“High fees, large incumbents, and a $400B+ market are under attack by a slew of remittance startups.”
The best feature of being a startup during a bubble is TIME. Investors, usually impatient folks, are doing much better and encouraging startups to focus on growth rather than boring corporate stuff like “revenues” or, even worse, “profits.” Why bother with positive cash flows when investors are stuffed with money and more are available with a quick WhatsApp message? This is especially true when considering such seemingly easy and huge market as international remittances: $0.6T in size, ruled by one, hopefully, incompetent, colossus:
International remittances market is also expanding. The World Bank is projecting 3-4% annual growth in the coming years. More importantly, due to proliferation of inexpensive smartphones and displacement of elders with tech-savvy millennials, the usage of mobile for sending and receiving money might be about to skyrocket.
Money Transfer “Disruptors”
As the result, we now have 4 well-funded startups, all following Xoom’s dream from a decade ago to be a better version of Western Union:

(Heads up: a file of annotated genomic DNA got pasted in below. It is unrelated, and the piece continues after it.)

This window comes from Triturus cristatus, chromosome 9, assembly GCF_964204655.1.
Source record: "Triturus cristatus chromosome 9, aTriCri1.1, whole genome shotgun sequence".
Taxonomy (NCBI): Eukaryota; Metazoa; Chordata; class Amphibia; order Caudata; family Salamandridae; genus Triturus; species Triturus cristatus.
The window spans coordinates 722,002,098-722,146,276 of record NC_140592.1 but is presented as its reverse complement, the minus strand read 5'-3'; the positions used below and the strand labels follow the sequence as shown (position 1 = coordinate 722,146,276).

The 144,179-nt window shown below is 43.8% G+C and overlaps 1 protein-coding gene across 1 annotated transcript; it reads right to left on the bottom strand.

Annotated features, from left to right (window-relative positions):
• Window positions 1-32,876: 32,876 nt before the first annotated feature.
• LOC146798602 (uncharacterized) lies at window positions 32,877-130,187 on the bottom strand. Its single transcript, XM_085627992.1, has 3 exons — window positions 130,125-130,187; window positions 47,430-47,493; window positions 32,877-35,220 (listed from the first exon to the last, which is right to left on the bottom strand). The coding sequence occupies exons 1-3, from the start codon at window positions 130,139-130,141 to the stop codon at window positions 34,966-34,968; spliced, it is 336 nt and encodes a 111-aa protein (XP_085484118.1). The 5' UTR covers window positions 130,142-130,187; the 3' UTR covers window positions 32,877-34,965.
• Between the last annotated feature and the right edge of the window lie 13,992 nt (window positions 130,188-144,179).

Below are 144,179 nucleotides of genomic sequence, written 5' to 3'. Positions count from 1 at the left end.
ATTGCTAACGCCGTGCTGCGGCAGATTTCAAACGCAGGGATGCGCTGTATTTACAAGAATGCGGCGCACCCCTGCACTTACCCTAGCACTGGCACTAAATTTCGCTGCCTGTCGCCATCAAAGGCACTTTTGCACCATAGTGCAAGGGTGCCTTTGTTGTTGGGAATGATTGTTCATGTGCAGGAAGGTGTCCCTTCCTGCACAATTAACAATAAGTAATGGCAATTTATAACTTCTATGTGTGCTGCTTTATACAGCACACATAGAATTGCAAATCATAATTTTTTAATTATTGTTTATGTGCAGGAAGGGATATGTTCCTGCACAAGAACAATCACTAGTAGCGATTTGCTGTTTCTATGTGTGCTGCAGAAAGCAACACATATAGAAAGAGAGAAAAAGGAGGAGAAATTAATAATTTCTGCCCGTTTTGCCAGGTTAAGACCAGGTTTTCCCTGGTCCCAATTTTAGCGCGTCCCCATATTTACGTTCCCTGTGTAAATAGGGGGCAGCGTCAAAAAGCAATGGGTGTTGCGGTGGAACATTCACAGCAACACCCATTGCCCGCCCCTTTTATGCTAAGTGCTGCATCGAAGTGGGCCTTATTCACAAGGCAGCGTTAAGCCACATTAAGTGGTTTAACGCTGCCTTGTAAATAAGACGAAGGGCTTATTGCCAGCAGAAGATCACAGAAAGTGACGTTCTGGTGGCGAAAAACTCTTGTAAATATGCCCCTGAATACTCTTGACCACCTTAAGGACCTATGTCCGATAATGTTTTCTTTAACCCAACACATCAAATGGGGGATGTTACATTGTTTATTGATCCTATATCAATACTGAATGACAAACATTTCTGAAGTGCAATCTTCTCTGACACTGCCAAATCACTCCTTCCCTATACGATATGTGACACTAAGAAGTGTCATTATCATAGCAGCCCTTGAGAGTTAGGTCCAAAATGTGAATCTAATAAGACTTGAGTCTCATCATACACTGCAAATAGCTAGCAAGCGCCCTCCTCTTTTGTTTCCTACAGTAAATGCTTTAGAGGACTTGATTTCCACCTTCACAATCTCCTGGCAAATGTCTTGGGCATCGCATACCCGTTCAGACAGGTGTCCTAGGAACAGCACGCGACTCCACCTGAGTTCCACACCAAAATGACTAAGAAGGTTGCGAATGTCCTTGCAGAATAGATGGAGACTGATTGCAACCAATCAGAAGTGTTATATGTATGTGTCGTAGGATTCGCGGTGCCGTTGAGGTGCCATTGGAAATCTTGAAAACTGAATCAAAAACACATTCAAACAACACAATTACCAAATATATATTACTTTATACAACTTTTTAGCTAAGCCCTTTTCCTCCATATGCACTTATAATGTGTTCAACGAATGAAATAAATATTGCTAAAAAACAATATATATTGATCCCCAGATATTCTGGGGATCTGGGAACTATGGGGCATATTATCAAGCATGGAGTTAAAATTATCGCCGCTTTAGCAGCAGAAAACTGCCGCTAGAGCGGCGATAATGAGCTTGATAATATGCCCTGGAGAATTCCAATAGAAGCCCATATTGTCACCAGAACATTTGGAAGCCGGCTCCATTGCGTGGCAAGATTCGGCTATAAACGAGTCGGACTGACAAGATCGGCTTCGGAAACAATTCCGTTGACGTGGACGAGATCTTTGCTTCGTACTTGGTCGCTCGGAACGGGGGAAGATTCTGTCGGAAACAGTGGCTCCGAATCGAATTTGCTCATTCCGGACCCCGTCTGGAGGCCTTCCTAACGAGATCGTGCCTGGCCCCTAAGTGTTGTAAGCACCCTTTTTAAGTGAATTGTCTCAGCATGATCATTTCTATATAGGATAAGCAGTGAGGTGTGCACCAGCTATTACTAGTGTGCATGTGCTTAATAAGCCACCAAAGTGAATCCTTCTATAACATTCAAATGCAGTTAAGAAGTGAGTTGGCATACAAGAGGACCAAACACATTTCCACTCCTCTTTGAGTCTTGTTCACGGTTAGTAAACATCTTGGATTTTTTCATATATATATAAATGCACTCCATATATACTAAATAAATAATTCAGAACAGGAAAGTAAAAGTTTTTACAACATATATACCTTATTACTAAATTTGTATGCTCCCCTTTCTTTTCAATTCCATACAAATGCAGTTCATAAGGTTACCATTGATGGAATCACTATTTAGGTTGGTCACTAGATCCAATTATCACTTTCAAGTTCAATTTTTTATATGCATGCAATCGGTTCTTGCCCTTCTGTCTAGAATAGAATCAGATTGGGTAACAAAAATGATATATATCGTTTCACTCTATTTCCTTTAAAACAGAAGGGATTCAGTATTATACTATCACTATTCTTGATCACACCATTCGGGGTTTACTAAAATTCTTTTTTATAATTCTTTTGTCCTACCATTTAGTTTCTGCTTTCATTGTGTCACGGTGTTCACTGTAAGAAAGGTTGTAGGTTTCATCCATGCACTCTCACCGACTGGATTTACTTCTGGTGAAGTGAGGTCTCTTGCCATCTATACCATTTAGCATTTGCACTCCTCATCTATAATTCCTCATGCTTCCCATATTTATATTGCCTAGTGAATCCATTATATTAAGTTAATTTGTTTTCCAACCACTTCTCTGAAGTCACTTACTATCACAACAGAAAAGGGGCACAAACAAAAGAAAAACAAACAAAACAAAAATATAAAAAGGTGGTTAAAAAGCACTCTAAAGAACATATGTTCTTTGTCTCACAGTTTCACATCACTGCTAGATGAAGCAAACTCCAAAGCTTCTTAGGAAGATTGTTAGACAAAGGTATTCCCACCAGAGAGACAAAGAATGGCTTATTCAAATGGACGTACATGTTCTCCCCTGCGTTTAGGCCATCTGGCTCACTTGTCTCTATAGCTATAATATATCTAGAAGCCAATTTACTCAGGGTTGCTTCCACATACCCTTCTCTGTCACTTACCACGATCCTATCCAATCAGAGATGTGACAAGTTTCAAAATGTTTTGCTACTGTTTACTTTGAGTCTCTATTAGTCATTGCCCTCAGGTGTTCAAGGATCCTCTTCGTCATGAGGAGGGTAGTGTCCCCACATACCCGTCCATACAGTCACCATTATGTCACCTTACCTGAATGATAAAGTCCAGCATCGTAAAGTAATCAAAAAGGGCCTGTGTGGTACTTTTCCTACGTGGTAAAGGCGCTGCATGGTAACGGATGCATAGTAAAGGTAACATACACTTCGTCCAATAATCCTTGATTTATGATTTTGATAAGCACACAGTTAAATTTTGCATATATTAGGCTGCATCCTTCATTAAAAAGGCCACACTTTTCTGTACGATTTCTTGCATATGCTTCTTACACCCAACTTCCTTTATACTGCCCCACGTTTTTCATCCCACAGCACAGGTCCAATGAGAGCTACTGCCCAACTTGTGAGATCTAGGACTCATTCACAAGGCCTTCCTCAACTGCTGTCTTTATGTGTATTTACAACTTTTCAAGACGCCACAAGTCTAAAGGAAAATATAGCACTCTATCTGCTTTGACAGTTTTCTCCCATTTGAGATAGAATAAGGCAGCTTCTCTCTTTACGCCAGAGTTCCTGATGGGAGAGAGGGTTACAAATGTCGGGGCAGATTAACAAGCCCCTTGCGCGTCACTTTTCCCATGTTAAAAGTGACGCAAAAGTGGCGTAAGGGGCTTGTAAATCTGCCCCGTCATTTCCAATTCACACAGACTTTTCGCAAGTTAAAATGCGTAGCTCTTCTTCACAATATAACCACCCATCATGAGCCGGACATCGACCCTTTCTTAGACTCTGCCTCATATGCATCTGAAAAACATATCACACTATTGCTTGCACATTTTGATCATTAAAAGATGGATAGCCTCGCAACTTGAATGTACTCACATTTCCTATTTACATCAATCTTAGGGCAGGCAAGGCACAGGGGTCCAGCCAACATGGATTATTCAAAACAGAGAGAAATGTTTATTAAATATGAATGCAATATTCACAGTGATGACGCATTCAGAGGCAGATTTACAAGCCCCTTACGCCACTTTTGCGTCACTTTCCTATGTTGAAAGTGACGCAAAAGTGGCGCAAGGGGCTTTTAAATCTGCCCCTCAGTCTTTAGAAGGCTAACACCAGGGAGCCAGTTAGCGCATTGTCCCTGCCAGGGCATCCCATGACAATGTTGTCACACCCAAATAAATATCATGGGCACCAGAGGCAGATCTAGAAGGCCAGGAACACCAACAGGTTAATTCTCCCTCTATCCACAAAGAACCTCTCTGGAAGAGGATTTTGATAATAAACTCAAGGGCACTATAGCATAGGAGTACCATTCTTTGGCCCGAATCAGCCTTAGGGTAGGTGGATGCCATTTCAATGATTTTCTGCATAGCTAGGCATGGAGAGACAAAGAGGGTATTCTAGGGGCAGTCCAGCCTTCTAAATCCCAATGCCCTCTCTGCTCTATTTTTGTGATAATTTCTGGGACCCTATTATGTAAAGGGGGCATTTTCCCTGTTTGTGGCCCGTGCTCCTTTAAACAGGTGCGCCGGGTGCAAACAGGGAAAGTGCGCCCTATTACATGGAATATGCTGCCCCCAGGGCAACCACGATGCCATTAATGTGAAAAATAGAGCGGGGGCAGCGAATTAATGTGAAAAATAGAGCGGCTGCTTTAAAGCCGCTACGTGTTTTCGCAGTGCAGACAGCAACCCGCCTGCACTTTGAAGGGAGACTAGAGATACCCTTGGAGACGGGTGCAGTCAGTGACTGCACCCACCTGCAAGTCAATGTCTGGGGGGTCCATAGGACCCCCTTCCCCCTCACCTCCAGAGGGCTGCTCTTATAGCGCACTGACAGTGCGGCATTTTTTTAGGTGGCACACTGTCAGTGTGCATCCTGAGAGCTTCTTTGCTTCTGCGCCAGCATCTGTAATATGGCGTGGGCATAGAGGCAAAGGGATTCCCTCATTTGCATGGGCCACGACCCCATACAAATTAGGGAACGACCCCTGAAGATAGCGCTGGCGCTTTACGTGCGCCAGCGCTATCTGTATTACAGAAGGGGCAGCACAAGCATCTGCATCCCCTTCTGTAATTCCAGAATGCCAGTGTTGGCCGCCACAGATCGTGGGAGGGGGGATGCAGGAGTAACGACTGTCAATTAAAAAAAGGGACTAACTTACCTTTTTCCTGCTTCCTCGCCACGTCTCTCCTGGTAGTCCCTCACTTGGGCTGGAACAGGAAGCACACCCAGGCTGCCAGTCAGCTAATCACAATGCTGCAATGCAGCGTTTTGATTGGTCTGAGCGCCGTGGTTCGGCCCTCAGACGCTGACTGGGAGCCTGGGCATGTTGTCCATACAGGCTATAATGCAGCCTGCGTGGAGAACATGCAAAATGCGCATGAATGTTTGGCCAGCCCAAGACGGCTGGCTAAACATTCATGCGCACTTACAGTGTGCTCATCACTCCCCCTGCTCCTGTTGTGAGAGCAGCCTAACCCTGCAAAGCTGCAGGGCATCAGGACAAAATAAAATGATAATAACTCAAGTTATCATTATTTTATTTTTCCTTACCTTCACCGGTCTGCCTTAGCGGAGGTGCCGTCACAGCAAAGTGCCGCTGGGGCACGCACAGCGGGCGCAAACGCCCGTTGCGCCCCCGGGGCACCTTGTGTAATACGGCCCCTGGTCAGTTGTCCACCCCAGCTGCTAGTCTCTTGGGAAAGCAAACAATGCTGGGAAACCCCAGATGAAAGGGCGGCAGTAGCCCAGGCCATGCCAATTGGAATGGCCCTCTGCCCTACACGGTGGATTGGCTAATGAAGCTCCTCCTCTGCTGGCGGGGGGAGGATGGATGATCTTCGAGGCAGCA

Except TransferWise, these companies remain small in comparison to the market leaders in transfer volumes…
… but are catching up with some incumbents in digital cross-border revenues:
Because of mostly targeting a small niche of digital-savvy consumers, so far Fintech has made almost no impact on cost of remittances:
Here is how CEOs of Western Union and Euronet (parent of Ria Money Transfer) described a competitive pricing environment in 2018:
But a very broad cross-section of investors remains optimistics and have dropped close to $1 billion on this quartet since 2010:
So TransferWise has received the most funding so far, then Remitly, and WorldRemit. Azimo has received the least amount.